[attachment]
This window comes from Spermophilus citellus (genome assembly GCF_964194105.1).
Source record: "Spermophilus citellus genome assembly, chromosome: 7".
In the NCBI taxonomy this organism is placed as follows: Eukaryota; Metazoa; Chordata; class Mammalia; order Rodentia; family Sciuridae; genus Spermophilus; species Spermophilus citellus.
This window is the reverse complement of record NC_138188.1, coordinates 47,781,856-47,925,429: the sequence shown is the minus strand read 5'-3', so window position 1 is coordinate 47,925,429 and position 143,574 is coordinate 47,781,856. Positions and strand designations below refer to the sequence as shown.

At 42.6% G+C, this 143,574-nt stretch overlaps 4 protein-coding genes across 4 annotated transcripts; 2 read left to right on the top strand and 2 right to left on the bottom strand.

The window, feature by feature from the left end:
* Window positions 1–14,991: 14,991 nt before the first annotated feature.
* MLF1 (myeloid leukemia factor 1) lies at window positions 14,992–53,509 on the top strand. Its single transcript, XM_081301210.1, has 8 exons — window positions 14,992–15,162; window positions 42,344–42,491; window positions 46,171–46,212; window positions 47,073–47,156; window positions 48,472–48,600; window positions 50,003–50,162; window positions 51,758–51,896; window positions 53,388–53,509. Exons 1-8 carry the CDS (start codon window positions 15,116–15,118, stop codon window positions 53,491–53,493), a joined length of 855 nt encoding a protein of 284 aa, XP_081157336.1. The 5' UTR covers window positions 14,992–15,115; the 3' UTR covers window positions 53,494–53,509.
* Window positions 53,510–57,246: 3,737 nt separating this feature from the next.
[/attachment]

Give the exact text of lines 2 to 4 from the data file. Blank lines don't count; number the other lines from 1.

Source record: "Spermophilus citellus genome assembly, chromosome: 7".
In the NCBI taxonomy this organism is placed as follows: Eukaryota; Metazoa; Chordata; class Mammalia; order Rodentia; family Sciuridae; genus Spermophilus; species Spermophilus citellus.
This window is the reverse complement of record NC_138188.1, coordinates 47,781,856-47,925,429: the sequence shown is the minus strand read 5'-3', so window position 1 is coordinate 47,925,429 and position 143,574 is coordinate 47,781,856. Positions and strand designations below refer to the sequence as shown.